Second Run

Celebrating the overachieving, underhyped movies of 2004

She Hate Me --In short, a biz-world up-and-comer loses his job at a crooked company and starts another gig: impregnating desperate lesbians at $10,000 a pop. Damned by those who say Spike Lee went nutso, She Hate Me should be feted for its ambition and audacity; it's Bush-bashing at its most hyperbolic, an indictment of Big Business doing its dirty deeds beneath the comfy blanket of government protection. Add to that the volatile mixture of sex and race, and no wonder crits got it wrong; Spike's gotta have it all, and it's easy to mistake desire for greed. -- Robert Wilonsky

Silver City --A fictional Colorado gubernatorial candidate who also happens to be a nitwit spouts political inanities while an ex-reporter whose instincts remain intact uncovers abuses of power and an environmental scandal beneath the death of an obscure migrant worker. In the midst of a U.S. campaign season marked by unprecedented enmity and bitterness, John Sayles' mournful political satire proved smarter and funnier than its smallish audiences indicated, and it served as a welcome alternative to the blunt propagandist impulses of the election-year documentarians. -- Bill Gallo

The Story of the Weeping Camel --When a female camel rejects its newborn calf, a family of nomadic herders sends two of their children across the Gobi Desert to fetch a musician whose playing has the power to heal the mother's heart. This gem of a film is a melding of documentary and narrative (all incidents and characters are real, but some scenes have been reenacted for the camera). Simple, stunning, unique. Robert J. Flaherty would be proud. -- Jean Oppenheimer

He's baaack: Cult fave Donnie Darko made a comeback.
He's baaack: Cult fave Donnie Darko made a comeback.
Political streak: Jonathan Demme's remake of The Manchurian Candidate worked well in a Bush-bashing era.
Political streak: Jonathan Demme's remake of The Manchurian Candidate worked well in a Bush-bashing era.

Tae Guk Gi: The Brotherhood of War --Trey Parker and Matt Stone made great sport of the notion of war with North Korea, but this South Korean epic about the conflict that started it all blew audiences away in Asia. The tale of two brothers drafted into the army and eventually torn apart by circumstance, it's as graphically realistic and large-scale as any Steven Spielberg production, and as human as a family feud. It's one of the all-time great war flicks. -- Luke Y. Thompson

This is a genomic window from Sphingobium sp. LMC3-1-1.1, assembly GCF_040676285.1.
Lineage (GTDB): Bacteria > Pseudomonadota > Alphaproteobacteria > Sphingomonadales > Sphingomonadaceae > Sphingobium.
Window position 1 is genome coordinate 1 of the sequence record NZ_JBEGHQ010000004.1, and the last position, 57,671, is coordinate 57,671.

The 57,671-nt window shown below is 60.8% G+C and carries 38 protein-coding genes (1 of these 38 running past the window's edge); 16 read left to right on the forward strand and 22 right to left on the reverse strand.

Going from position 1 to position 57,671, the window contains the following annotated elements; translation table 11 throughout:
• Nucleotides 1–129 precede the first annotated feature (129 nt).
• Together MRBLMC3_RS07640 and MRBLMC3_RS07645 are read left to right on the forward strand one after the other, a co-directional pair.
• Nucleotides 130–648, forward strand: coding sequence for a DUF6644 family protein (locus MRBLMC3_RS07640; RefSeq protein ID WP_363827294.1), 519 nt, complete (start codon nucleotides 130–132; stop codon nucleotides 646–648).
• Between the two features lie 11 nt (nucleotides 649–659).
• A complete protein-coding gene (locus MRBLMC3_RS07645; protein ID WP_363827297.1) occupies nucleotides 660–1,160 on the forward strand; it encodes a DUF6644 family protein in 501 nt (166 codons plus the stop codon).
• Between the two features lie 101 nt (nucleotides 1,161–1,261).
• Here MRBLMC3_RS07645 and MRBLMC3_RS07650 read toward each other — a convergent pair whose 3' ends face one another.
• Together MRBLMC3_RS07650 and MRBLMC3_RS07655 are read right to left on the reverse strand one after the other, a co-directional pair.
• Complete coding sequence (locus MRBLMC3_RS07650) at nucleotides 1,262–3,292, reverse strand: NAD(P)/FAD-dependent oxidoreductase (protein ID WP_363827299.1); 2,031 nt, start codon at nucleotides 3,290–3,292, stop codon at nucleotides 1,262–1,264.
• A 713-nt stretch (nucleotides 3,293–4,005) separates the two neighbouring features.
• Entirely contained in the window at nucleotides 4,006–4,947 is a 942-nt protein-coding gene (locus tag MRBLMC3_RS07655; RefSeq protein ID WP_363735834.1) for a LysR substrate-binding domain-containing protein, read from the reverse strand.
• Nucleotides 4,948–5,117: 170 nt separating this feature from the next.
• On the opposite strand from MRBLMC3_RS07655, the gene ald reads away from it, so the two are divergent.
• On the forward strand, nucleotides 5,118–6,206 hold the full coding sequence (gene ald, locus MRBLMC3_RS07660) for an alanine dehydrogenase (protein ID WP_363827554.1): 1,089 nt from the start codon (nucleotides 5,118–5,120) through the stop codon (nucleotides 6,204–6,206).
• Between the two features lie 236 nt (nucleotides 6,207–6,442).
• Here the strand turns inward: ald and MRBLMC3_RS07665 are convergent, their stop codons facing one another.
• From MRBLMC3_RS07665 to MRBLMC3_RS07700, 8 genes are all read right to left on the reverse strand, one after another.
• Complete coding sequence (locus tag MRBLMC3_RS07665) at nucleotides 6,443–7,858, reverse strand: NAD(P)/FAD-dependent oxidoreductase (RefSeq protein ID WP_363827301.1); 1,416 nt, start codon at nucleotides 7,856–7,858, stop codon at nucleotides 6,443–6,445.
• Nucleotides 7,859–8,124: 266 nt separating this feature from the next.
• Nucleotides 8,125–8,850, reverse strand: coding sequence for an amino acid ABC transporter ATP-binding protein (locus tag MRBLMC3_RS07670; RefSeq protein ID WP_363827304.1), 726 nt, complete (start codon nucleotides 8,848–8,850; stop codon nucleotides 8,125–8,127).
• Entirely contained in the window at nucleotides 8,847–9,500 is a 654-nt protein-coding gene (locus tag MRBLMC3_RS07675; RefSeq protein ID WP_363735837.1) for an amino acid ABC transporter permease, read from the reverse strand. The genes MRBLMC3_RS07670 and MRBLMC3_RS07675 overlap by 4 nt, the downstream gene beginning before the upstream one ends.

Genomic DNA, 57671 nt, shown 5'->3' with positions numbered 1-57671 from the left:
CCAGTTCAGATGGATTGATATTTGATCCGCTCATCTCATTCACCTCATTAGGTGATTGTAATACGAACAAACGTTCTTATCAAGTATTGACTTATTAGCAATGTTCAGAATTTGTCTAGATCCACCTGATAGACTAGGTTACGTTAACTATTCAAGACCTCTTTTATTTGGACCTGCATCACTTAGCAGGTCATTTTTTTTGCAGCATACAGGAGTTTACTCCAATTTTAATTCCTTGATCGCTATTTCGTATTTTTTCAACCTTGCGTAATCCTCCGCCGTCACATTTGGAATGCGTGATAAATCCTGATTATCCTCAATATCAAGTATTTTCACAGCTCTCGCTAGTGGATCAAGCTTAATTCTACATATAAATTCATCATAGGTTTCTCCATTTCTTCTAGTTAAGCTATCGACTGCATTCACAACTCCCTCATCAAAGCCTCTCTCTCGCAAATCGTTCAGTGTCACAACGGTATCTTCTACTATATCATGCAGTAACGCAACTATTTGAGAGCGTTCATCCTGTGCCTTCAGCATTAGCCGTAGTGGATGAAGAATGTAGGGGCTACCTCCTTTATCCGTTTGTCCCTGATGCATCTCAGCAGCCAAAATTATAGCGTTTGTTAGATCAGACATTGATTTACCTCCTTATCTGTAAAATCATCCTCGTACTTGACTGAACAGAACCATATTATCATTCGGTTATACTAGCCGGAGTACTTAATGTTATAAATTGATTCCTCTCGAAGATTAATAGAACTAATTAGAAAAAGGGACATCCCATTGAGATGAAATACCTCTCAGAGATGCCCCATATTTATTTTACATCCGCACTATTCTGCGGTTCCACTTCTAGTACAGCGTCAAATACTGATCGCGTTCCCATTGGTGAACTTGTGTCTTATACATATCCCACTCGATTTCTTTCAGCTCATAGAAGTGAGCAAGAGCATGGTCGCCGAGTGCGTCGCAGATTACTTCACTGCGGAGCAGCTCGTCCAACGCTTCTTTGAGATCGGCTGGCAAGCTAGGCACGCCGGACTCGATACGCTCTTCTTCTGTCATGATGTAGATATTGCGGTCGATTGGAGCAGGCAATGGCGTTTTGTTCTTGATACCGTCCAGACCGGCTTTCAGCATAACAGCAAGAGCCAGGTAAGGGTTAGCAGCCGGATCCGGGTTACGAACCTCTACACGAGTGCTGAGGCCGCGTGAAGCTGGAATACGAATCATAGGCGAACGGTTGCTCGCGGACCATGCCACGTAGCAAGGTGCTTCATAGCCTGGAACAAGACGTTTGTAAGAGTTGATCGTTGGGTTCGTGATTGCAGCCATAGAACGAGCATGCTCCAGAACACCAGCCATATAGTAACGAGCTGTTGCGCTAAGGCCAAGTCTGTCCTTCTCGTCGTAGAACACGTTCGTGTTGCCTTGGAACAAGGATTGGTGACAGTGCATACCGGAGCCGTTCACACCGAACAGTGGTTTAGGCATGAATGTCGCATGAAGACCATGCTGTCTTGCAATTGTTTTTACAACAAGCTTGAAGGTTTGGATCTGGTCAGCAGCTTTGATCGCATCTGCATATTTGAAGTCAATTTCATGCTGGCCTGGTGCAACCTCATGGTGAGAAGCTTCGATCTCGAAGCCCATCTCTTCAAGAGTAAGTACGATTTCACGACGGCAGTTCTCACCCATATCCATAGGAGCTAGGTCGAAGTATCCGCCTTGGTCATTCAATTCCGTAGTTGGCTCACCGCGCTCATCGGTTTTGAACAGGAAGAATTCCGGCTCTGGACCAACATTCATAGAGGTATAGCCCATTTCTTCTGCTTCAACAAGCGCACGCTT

Tamala 2010: A Punk Cat in Space --You've never seen a movie like this one, and most likely never will again. Combining images of a brutal computer-generated dystopia with a two-dimensional, black-and-white cartoon that mixes Hello Kitty with Barbarella, this fascinating slice of Japanese weirdness deals with a foul-mouthed spacefaring kitten who might be the reincarnation of an ancient goddess, or a robotic advertising mascot. I still haven't quite figured it out, but it's fun to try. -- Luke Y. Thompson

The Terminal --A man without a country (Tom Hanks) lands in America and stays in the airport, where he falls in with the cleaning crew and baggage handlers, falls in love with a flight attendant, and runs afoul of the bureaucrat bent on keeping him prisoner amid the bookstores, fast-food kiosks, and other distractions that have turned airports into mini-malls. Why this was loathed and left for dead remains a mystery; it's one of Steven Spielberg's most charming movies in ages, a light, in-flight fairy tale without message or meaning, but one that was moving nonetheless. -- Robert Wilonsky

Tokyo Godfathers --It's a Christmas movie about a transvestite, a bitter homeless bum and a teenage runaway. It's also a cartoon and a comedy. Anime director Satoshi Kon certainly likes to try new things, and having successfully animated a Polanski-esque thriller (Perfect Blue) and a brief history of Japan (Millennium Actress), he turns his hand to Frank Capra, albeit with a gritty edge that few American Christmas movies would dare approach. Stateside, it opened inappropriately during the early spring; rent it over the holidays and see it the way it was meant to be seen. -- Luke Y. Thompson

The Twilight Samurai --Yoji Yamada directs a lingering, thoughtful film with a classical beauty and a very satisfying emotional payoff. Owing an obvious debt to Kurosawa's The Seven Samurai, it tells the story of a low-ranking samurai, troubled by poverty and the death of his wife, called to dubious action on behalf of his clan. Why wasn't it noticed? Because you need an attention span to appreciate it. -- Melissa Levine

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